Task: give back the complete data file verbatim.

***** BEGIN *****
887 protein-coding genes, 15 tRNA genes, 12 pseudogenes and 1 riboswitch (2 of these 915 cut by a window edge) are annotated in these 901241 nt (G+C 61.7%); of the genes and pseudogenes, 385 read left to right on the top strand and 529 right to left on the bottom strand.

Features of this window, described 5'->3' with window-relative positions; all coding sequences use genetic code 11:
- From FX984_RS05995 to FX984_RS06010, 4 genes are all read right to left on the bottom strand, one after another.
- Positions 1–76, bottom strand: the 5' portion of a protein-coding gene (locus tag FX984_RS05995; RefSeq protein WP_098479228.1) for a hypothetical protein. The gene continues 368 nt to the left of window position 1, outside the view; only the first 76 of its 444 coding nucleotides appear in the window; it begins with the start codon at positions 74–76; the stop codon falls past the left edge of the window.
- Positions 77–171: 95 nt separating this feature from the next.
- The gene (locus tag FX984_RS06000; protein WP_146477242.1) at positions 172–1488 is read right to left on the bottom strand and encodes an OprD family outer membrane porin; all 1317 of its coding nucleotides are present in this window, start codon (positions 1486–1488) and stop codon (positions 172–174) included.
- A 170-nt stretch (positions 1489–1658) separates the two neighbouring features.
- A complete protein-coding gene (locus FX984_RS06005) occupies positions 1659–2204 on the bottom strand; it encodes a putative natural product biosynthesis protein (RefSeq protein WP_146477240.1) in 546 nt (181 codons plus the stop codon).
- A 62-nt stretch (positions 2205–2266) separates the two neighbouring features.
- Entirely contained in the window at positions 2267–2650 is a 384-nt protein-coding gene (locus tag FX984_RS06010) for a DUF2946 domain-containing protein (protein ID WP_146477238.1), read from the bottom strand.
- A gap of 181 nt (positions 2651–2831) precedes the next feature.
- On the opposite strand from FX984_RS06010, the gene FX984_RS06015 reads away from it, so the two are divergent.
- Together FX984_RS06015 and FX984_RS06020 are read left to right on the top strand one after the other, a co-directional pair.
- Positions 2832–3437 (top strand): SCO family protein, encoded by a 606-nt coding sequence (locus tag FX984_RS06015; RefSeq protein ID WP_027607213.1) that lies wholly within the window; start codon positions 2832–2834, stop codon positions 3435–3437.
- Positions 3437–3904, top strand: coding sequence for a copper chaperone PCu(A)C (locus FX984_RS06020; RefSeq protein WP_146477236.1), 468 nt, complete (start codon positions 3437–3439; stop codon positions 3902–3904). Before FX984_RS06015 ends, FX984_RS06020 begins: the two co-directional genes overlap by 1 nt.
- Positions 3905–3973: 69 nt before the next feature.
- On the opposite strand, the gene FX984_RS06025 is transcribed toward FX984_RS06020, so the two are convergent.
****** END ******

887 protein-coding genes, 15 tRNA genes, 12 pseudogenes and 1 riboswitch (2 of these 915 cut by a window edge) are annotated in these 901241 nt (G+C 61.7%); of the genes and pseudogenes, 385 read left to right on the top strand and 529 right to left on the bottom strand.

Features of this window, described 5'->3' with window-relative positions; all coding sequences use genetic code 11:
- From FX984_RS05995 to FX984_RS06010, 4 genes are all read right to left on the bottom strand, one after another.
- Positions 1–76, bottom strand: the 5' portion of a protein-coding gene (locus tag FX984_RS05995; RefSeq protein WP_098479228.1) for a hypothetical protein. The gene continues 368 nt to the left of window position 1, outside the view; only the first 76 of its 444 coding nucleotides appear in the window; it begins with the start codon at positions 74–76; the stop codon falls past the left edge of the window.
- Positions 77–171: 95 nt separating this feature from the next.
- The gene (locus tag FX984_RS06000; protein WP_146477242.1) at positions 172–1488 is read right to left on the bottom strand and encodes an OprD family outer membrane porin; all 1317 of its coding nucleotides are present in this window, start codon (positions 1486–1488) and stop codon (positions 172–174) included.
- A 170-nt stretch (positions 1489–1658) separates the two neighbouring features.
- A complete protein-coding gene (locus FX984_RS06005) occupies positions 1659–2204 on the bottom strand; it encodes a putative natural product biosynthesis protein (RefSeq protein WP_146477240.1) in 546 nt (181 codons plus the stop codon).
- A 62-nt stretch (positions 2205–2266) separates the two neighbouring features.
- Entirely contained in the window at positions 2267–2650 is a 384-nt protein-coding gene (locus tag FX984_RS06010) for a DUF2946 domain-containing protein (protein ID WP_146477238.1), read from the bottom strand.
- A gap of 181 nt (positions 2651–2831) precedes the next feature.
- On the opposite strand from FX984_RS06010, the gene FX984_RS06015 reads away from it, so the two are divergent.
- Together FX984_RS06015 and FX984_RS06020 are read left to right on the top strand one after the other, a co-directional pair.
- Positions 2832–3437 (top strand): SCO family protein, encoded by a 606-nt coding sequence (locus tag FX984_RS06015; RefSeq protein ID WP_027607213.1) that lies wholly within the window; start codon positions 2832–2834, stop codon positions 3435–3437.
- Positions 3437–3904, top strand: coding sequence for a copper chaperone PCu(A)C (locus FX984_RS06020; RefSeq protein WP_146477236.1), 468 nt, complete (start codon positions 3437–3439; stop codon positions 3902–3904). Before FX984_RS06015 ends, FX984_RS06020 begins: the two co-directional genes overlap by 1 nt.
- Positions 3905–3973: 69 nt before the next feature.
- On the opposite strand, the gene FX984_RS06025 is transcribed toward FX984_RS06020, so the two are convergent.